- Terry Fox Research Institute:The Terry Fox Research Institute manages the cancer research investments of the Terry Fox Foundation. Budget 2019 proposes to provide the Terry Fox Research Institute with up to $150 million over five years, starting in 2019–20, to help establish a national Marathon of Hope Cancer Centres Network. The Institute would seek matching funding through a combination of its own resources and contributions that it would seek from other organizations, including hospital and research foundations.
- Ovarian Cancer Canada:Ovarian Cancer Canada supports women living with the disease and their families, raises awareness and funds research. Budget 2019 proposes to provide Ovarian Cancer Canada with $10 million over five years beginning in 2019–20 to help address existing gaps in knowledge about effective prevention, screening, and treatment options for ovarian cancer.
- Genome Canada:The insights derived from genomics—the study of the entire genetic information of living things encoded in their DNA and related molecules and proteins—hold the potential for breakthroughs that can improve the lives of Canadians and drive innovation and economic growth. Genome Canada is a not-for-profit organization dedicated to advancing genomics science and technology in order to create economic and social benefits for Canadians. To support Genome Canada’s operations, Budget 2019 proposes to provide Genome Canada with $100.5 million over five years, starting in 2020–21. This investment will also enable Genome Canada to launch new large-scale research competitions and projects, in collaboration with external partners, ensuring that Canada’s research community continues to have access to the resources needed to make transformative scientific breakthroughs and translate these discoveries into real-world applications.
- Let’s Talk Science:Science, technology, engineering and math (STEM) are not just things we study in school—together, they are transforming all aspects of our lives, and redefining the skills and knowledge people need to succeed in a changing world. Let’s Talk Science engages youth in hands-on STEM activities and learning programs, such as science experiments, helping youth develop critical thinking skills and opening up doors to future study and work in these fields. It also helps ensure more girls—and other groups that are underrepresented in STEM—gain and maintain interest in STEM from an early age. Budget 2019 proposes to provide Let’s Talk Science with $10 million over two years, starting in 2020–21, to support this important work.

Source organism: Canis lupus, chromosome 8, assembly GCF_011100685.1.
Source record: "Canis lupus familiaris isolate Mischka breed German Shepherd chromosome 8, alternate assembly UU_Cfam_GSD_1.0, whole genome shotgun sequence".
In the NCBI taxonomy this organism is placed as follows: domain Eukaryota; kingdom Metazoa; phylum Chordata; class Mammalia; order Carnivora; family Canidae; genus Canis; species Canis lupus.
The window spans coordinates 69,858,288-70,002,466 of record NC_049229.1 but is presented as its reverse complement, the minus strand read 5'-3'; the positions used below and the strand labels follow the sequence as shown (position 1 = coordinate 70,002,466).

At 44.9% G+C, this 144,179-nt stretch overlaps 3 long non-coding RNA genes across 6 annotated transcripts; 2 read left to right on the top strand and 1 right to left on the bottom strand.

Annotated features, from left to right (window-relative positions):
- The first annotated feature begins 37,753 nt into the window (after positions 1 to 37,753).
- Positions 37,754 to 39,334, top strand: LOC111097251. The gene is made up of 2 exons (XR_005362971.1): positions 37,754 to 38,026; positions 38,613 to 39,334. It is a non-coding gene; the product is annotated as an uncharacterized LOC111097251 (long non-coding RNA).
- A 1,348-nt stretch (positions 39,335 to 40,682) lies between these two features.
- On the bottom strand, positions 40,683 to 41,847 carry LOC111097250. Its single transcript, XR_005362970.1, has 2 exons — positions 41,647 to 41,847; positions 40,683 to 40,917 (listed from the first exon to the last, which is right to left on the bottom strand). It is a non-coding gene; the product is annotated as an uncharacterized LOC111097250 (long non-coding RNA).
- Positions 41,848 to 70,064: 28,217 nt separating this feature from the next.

Strengthening Canada’s World-Class Physics Research
TRIUMF is a world-class sub-atomic physics research laboratory located in British Columbia, and home to the world’s largest cyclotron particle accelerator. TRIUMF has played a leading role in many medical breakthroughs—such as developing alongside Canadian industrial partners new approaches to the medical imaging of diseases—and brings together industry partners, leading academic researchers and scientists, and graduate students from across Canada and around the world to advance medical isotope production, drug development, cancer therapy, clinical imaging, and radiopharmaceutical research.
Budget 2019 proposes to provide TRIUMF with $195.9 million over five years, starting in 2020–21, to build on its strong track record of achievements. Combined with an additional $96.8 million from the existing resources of the National Research Council, federal support for TRIUMF will total $292.7 million over this five-year period.
Taking a New Approach With the Strategic Science Fund
To make federal investments in third-party science and research more effective, Budget 2019 proposes to establish a new Strategic Science Fund. This new Fund will respond to recommendations that arose during consultations with third-party science and research organizations. It will operate using a principles-based framework for allocating federal funding that includes competitive, transparent processes. This will help protect and promote research excellence.
Under the Fund, the principles-based framework will be applied by an independent panel of experts, including scientists and innovators, who will provide advice for the consideration of the Government on approaches to allocating funding for third-party science and research organizations.
Budget 2019 proposes to establish and operate the Strategic Science Fund starting in 2022–23.
This Strategic Science Fund will be the Government’s key new tool to support third-party science and research organizations. Going forward, the selection of recipient organizations and corresponding level of support will be determined through the Fund’s competitive allocation process, with advice from the expert panel and informed by the Minister of Science’s overall strategy. The Minister of Science will provide more detail on the Fund over the coming months.